a) There are seven SI units. Your observations only pertain to length. b) There have been many definitions of "one foot". In 1959 the foot was standardized to 0.3048 meter. It took SI to standardize the foot. :wink: c) Conversions suck when working with units like lb.ft and psi. Rockets have been lost due to that.

When I shop for groceries I often compare the unit price of food items. It is sooo annoying when one brand does its unit price per ounce and another brand does it price per pound. This wouldn't be an issue with metric (or if I could quickly divide by 16 to two decimal places).

When buying Loctite glue the other day the label read: "Loctite glue - €3.79 / 3 gr; €1263.33 per KG" Unit pricing gone overboard?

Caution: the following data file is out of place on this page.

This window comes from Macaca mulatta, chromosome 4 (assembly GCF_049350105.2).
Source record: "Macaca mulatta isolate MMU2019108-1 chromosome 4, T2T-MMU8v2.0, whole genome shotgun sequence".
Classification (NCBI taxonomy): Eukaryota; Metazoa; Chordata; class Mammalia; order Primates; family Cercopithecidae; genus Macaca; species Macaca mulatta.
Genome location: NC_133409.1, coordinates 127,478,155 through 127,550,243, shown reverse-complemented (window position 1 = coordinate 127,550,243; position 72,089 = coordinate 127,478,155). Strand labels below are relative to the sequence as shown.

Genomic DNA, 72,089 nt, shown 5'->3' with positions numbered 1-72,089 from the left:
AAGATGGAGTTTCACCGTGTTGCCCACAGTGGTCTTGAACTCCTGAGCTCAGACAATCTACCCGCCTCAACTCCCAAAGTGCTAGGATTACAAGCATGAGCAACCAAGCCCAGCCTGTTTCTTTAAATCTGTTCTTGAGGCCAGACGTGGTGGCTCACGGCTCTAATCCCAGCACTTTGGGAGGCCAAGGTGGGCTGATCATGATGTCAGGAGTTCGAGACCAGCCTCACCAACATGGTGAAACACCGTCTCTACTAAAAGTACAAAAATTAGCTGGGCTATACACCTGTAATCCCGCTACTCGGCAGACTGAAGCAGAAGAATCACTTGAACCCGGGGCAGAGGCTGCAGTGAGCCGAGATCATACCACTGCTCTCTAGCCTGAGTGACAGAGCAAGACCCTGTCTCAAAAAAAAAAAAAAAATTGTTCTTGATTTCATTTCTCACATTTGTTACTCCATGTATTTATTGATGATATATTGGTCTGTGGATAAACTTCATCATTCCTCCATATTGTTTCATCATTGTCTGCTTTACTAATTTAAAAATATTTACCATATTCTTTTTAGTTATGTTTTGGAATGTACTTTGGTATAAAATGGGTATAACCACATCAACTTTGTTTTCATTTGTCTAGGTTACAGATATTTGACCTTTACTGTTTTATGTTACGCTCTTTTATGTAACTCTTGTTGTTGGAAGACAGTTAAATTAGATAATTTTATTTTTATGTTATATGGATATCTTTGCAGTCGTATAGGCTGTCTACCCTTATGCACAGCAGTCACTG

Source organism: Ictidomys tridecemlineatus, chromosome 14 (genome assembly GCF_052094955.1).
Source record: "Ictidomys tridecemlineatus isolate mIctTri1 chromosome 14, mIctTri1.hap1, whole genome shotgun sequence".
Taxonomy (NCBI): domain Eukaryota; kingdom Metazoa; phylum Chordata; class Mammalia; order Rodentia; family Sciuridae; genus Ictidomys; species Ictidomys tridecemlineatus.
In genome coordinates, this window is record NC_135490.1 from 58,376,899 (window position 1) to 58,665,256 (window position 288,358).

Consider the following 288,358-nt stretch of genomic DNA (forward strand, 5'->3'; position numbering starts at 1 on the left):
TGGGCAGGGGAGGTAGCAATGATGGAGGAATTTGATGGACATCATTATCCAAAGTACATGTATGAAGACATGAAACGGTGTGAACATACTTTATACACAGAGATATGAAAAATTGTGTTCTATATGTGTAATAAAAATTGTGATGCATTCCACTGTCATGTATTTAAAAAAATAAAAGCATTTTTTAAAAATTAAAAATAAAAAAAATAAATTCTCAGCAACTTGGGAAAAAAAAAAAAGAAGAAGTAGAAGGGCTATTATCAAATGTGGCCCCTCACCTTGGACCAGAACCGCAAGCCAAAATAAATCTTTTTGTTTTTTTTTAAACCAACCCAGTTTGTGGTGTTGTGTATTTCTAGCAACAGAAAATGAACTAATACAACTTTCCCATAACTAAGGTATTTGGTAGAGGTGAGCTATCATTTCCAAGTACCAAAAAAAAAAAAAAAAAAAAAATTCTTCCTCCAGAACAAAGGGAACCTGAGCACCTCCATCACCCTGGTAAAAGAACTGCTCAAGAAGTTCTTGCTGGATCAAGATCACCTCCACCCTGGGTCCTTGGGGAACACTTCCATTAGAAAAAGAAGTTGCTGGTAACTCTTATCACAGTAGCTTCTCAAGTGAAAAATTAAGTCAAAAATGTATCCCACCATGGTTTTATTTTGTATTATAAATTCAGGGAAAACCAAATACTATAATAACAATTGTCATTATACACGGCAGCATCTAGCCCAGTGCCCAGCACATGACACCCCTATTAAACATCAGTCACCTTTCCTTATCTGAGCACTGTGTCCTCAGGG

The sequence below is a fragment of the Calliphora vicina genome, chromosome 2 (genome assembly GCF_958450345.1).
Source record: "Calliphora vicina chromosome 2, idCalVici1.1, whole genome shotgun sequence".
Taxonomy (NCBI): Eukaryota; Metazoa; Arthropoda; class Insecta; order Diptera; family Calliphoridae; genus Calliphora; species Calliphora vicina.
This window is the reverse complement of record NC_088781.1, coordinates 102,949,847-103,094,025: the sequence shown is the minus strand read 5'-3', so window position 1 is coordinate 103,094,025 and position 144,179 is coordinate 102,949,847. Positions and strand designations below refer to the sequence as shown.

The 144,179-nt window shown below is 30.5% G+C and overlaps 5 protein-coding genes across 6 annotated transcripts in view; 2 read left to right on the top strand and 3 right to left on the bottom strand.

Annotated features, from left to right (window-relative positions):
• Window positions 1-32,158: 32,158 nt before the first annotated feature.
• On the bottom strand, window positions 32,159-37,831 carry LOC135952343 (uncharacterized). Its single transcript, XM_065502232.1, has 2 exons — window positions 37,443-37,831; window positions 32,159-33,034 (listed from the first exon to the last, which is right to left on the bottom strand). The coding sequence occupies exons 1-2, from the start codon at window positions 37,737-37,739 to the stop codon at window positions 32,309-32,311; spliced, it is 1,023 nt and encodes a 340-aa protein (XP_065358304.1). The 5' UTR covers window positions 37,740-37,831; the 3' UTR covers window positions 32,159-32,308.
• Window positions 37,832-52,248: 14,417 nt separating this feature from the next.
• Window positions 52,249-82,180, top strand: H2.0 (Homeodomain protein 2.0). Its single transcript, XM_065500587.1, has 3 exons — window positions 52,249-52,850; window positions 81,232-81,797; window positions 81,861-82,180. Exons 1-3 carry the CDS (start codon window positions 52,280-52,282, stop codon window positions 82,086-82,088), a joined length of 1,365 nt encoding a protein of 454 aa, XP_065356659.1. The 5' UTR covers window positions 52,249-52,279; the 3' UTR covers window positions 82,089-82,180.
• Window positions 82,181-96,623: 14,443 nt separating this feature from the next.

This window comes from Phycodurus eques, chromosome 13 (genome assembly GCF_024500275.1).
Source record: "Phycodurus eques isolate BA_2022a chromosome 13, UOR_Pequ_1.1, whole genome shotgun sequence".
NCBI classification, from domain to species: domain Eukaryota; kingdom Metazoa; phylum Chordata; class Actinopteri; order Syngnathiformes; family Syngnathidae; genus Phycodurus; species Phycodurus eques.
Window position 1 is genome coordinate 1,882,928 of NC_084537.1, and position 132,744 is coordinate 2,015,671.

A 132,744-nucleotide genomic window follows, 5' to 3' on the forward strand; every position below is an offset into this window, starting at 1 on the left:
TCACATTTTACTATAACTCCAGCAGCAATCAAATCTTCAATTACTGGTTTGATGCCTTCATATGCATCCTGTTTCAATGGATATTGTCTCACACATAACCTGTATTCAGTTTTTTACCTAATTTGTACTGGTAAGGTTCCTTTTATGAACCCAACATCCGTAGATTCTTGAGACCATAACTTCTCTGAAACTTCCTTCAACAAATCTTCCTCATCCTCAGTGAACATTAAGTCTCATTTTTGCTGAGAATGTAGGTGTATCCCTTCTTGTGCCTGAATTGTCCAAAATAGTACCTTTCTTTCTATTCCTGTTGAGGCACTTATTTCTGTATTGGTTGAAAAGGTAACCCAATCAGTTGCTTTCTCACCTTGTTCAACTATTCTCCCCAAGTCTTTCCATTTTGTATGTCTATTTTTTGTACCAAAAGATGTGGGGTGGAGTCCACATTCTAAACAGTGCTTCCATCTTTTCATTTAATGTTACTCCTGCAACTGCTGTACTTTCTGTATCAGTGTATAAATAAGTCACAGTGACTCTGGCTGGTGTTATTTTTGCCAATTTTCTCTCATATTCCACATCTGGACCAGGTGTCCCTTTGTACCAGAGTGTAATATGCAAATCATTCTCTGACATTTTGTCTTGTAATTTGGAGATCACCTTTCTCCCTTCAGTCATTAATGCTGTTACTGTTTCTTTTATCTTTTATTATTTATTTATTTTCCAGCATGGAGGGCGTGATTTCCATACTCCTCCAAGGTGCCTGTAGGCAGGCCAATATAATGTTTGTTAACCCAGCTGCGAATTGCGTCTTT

Degrees (angles) come from Babylonian numbering with base 60! But really they only had 2 symbols, 1 & 10 (sideways 1), attached in rows. (Simple 'cuneiform' symbol: triangle indent with stroke tail, a bit like our letter Y.) 9 was rows of 3 1s, stacked 3 high, then sideways 1 for 10. So that was implicitly decimal. 2 10s immediately to the left of 5 1s for 25, etc., etc. But when you reach 5 10s plus 9 1s you jump left to another group, leaving a gap, which is then counting in units of 60[sup]2[/sup]. Etc. So 360° was written "60°" in Babylonian. When zero units in a position happened, a space was left. So that 60° (our 360°) effectively looked like 6 ° (versus 6° for 6x1°). Later versions had a symbol for "space", which was de facto thus a zero. We now use a comma (or period in SI) for the gap between groups, in a sense. None of this stuff was decided by committees; it just happened, so to speak. Merging civilizations made accommodations. There's some thought that 12 and 60 were the maximum hand-countable numbers: 3x4 finger segments on one hand, tapped by that hand's thumb counts to 12, or pointed to by the 5 alternate digits of the other = 60. (Maybe the 2 "counted hand" thumb segments used for powers of 60?) Which happens to be divisible by every number up to 6 -- very "handy"! :wink: Decent discussion here: Babylonian numerals